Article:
When the police finally arrived they apologised for being late, and said they hadn’t been able to find the flat.  They’d looked for CCTV footage but the camera didn’t reach under the covered way.  They asked if the man had said anything to me and I said that I was deaf but I didn’t think so.  Then they asked if he’d tried to grab my bag and I said no, his grip had been quite soft.  The only unusual thing I could remember was that his hands smelled of sex, but perhaps it was just that they hadn’t been washed for a while.    I asked about the possibility of AIDS because his blood had gone down my throat and the policeman said it was unlikely because it would just pass through my digestive system, where as there needed to be a cut for the virus to get into my bloodstream.  I had an AIDS test anyway and it all came up fine.  Then the policemen said it would be better if I was with someone than on my own, and offered to drive me to the party that M was at, but it was too far away.  When they left I had a very long shower, called my brother who, to his credit, didn’t freak out too much, and got a taxi to the party.  M and Wtk gave me a bit hug when I arrived.  I was wearing a new perfume, by Nina Ricci, and ever since that night I haven’t been able to wear it without qualms.  Recently, however, I gave it to my mother as I’ve since found ones I like more (Prada and Agent Provacateur, of course) and now that she wears it the unsettling associations it brings up have gone.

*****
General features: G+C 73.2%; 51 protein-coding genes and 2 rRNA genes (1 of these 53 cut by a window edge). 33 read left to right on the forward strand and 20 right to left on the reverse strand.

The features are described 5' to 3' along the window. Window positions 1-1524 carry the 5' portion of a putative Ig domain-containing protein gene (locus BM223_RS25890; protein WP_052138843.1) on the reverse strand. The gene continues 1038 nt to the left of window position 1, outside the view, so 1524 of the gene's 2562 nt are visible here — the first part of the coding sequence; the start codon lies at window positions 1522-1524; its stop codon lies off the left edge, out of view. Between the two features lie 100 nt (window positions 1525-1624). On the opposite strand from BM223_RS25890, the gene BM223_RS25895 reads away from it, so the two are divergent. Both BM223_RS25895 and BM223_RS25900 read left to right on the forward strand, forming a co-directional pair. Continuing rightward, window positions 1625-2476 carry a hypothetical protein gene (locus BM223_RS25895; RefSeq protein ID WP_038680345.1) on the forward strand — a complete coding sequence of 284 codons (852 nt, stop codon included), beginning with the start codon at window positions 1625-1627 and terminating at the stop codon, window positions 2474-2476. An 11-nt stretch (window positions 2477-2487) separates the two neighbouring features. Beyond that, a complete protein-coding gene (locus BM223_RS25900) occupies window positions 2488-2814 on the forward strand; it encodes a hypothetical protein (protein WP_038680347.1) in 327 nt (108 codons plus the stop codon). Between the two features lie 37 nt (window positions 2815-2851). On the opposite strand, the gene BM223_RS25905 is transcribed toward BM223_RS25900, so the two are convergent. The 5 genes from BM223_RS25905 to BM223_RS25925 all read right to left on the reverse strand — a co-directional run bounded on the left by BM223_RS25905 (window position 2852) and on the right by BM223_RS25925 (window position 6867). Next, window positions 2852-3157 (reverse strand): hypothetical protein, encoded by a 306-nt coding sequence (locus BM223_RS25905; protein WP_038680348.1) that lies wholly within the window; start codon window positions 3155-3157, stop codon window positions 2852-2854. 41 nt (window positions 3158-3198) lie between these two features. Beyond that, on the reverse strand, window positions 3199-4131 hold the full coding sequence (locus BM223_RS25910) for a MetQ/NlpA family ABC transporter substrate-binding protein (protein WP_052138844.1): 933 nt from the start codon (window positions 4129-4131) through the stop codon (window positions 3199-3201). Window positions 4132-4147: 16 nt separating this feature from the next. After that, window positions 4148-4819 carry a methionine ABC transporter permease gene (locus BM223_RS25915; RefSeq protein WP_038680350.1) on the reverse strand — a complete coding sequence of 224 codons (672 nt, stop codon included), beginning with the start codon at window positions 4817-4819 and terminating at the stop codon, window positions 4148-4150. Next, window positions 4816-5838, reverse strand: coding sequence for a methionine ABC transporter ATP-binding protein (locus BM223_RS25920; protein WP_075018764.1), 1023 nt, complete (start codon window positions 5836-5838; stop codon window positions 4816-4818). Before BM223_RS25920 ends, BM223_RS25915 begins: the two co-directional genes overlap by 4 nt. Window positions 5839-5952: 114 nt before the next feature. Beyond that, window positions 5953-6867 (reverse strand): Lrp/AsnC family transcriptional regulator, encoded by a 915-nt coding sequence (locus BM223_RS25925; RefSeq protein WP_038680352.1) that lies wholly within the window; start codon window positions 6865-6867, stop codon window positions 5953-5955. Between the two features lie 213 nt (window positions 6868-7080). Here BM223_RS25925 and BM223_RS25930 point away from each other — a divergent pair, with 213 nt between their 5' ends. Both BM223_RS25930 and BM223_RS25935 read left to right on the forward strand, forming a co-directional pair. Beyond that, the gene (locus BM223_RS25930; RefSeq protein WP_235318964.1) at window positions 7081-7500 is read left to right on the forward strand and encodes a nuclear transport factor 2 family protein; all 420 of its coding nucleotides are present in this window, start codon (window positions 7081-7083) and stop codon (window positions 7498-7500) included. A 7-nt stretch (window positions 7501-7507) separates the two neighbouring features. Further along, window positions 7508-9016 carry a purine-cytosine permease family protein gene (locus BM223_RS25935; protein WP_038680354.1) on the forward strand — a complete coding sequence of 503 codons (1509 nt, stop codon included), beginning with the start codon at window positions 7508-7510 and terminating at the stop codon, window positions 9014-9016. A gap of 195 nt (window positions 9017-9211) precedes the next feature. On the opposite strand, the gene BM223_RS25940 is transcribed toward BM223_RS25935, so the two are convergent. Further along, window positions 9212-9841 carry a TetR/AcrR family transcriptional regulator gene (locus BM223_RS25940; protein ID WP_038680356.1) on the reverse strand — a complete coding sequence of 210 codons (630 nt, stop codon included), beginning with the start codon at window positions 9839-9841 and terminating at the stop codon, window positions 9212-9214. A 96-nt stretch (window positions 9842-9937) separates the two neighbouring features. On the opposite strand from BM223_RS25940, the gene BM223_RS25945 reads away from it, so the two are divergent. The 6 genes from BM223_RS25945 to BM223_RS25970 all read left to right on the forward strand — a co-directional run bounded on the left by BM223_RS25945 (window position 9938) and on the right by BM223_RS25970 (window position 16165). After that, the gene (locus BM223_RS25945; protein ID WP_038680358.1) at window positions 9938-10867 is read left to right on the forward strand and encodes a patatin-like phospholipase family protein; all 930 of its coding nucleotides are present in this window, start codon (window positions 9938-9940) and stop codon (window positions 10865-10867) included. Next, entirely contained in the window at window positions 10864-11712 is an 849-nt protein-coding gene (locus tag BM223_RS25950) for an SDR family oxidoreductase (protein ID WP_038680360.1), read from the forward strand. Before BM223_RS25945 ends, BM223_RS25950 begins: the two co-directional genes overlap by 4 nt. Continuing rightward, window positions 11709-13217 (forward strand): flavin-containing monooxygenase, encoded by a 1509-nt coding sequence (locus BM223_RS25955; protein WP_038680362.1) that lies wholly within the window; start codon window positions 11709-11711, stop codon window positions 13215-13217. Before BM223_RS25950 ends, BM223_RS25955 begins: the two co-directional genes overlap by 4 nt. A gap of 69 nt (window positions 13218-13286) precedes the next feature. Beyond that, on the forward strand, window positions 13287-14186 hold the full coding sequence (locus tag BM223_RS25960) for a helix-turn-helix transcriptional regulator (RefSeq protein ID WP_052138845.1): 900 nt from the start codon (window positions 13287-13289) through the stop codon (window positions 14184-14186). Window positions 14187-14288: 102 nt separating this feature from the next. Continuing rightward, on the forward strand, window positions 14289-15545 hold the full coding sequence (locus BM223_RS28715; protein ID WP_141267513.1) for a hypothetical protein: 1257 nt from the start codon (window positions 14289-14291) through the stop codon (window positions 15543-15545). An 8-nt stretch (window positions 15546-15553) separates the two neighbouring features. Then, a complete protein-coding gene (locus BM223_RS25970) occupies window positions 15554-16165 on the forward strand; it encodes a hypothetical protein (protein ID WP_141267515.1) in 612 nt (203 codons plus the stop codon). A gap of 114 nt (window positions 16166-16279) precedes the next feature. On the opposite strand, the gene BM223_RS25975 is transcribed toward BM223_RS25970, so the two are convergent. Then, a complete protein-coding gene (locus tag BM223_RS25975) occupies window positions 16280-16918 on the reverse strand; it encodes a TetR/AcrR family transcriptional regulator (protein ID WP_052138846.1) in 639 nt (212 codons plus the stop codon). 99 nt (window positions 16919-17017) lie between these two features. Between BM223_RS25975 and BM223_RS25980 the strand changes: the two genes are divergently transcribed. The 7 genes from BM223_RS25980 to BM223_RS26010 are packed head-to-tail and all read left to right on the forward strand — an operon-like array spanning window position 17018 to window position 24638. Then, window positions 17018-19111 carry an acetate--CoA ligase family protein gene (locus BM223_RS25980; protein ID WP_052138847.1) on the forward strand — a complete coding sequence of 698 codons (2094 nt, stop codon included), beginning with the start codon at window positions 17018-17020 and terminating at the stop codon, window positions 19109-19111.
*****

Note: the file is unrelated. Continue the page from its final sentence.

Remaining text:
For the whole time the attack was going on I acted purely on instinct – there was no space in my head  for any thought at all.  I have my brother to thank for that: the many occasions on which I beat him up gave me a chance to practice my fighting spirit.  And as my father pointed out, when I told him, such was my nature that I would never allow anyone to get the better hand.  I would always fight back, every time.

However, the actual incident wasn’t what upset me most.  The reason why I came to hate London so much lay in the two men unloading a van, four metres away, who would have heard me scream but didn’t come to help.  Nor did anyone in the surrounding flats come out.

The police rang me up sporadically in the weeks that followed that to say they hadn’t found anything.  They sent me a victims’ compensation pack but it was too much bother to follow it up and I figured some poor bastard would need it more than me.  I didn’t expect much of the coppers (it’s London, they’re all overworked), though I didn’t appreciate being patronisingly told to calm down on one occasion when I wasn’t even agitated, I just couldn’t hear what I was being told.